Lighting is essential for chameleons so for UVB we recommend a ReptiSun 5.0 or Arcadia 6% bulb for Panther Chameleons or a ReptiSun 10.0 or Arcadia 12% bulb for Veiled chameleons.
Remember to change out your bulbs roughly every 6 months because even though the light will still turn on, they stop putting off the correct amount of UVB rays that the chameleons will need. If proper uvb lighting is not provided then painful health issues such as MBD (metabolic bone disease) can occur. . So having the proper UVB lighting is essential.
The proper wattage heat bulb for your chameleon will be determined by what size cage you are using for them. Your basking spot should be between 88 to 91 degrees Fahrenheit with the top of your chameleons back being 6 to 8 inches from the basking bulb to make sure they do not get burnt! Majority of the time a 60watt bulb will do the job but again this will depend on your location, ambient room temperature, and cage size. A temperature gun is ideal for determining this and can be found fairly cheap these days.
Humidity should be kept between 50%-60% in the day with a night time spike of 80%-100% at night. 90% of chameleons water intake is through humidity in the air at night. Ways of providing humidity can be done via Room Humidifier, mist systems, Foggers, or a combination of two of these things. Live plants will also help hold the humidity along with wrapping 3 sides of your screen cage with a plastic shower curtain liner. We recommend MistKing or Monsoon Mist System for your chameleon to provide proper humidity & hydration for your chameleon. (Very important to make sure you clean out your water buckets every few days to prevent bacteria build up!) Husbandry of cages and proper air flow is mandatory while providing these level of humidity to prevent bacteria growth and health problems such as Respiratory Infections. So you should also consider investing in an oscillating fan for your Chameleon.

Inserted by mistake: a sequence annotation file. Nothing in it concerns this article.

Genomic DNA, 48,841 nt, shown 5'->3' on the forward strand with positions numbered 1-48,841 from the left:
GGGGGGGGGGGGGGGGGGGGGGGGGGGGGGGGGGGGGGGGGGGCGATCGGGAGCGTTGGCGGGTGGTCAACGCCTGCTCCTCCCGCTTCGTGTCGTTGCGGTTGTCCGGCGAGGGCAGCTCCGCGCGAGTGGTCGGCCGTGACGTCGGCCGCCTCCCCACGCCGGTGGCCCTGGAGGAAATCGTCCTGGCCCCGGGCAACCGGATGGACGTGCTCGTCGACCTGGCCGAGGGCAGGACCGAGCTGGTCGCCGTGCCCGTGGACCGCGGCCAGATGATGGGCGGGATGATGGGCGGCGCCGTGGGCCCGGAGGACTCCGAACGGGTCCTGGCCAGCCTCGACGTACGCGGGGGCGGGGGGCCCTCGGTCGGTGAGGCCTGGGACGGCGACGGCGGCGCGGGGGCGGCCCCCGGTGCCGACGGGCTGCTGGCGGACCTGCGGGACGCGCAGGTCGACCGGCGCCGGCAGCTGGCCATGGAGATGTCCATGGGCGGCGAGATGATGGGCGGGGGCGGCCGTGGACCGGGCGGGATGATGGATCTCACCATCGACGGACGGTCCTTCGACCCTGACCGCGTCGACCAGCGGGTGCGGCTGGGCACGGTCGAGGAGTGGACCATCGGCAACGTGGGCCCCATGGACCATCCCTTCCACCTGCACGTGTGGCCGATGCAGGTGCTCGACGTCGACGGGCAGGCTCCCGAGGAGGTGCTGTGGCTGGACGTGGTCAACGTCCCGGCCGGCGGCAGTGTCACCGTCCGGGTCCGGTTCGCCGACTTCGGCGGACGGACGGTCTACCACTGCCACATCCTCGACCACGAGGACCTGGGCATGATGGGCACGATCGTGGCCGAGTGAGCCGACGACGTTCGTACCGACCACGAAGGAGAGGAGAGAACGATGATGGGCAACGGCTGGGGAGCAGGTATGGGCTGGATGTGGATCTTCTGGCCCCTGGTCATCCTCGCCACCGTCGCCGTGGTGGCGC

You want to make sure that you use calcium withOUT d3 everyday and then use d3 ONLY two to three times a month. It’s important you don’t get the two calcium’s mixed up.
If you are on a “Repashy Regiment”
We would recommend Repashy Calcium plus “very lightly” 2/3 times a week.
With Repashy Calcium LOD on the days in between. We have found this regiment works better for captive bred chameleons more so than Wild Caught Chameleons.
Also Bee Pollen on Everything Everyday!
Proper husbandry of your chameleons cage is extremely important! Always make sure to clean any poops from their cage as soon as you see them. Not cleaning up your chameleons poop in his cage can lead to many health issues such as: respiratory infections do to bacteria build up. You never want your chameleons to be drinking off the leaves that have poop on them, they can and will become sick! Also make sure you pick up dead bugs and crickets! When Crickets die they release a toxin pheromone that is not only unhealthy for your cham to be sitting in but also smells God awful. DO NOT use any sprays like Lysol or similar cleaning sprays! It can be harmful to your chameleon. You can use paper towels with 91% rubbing alcohol to wipe the leaves and bottom of the cage when cleaning. We also use steamers to clean our cages on a regular basis as well! (Obviously remove your cham from his cage before steam cleaning)
-Males- We recommend Repribreeze XL Cages for Male Panther and Veiled Chameleons.
-Females- We recommend Reptibreeze Large or Medium cages for your females. We found that females tend to like the Medium & Large cages Vs the XL Cages.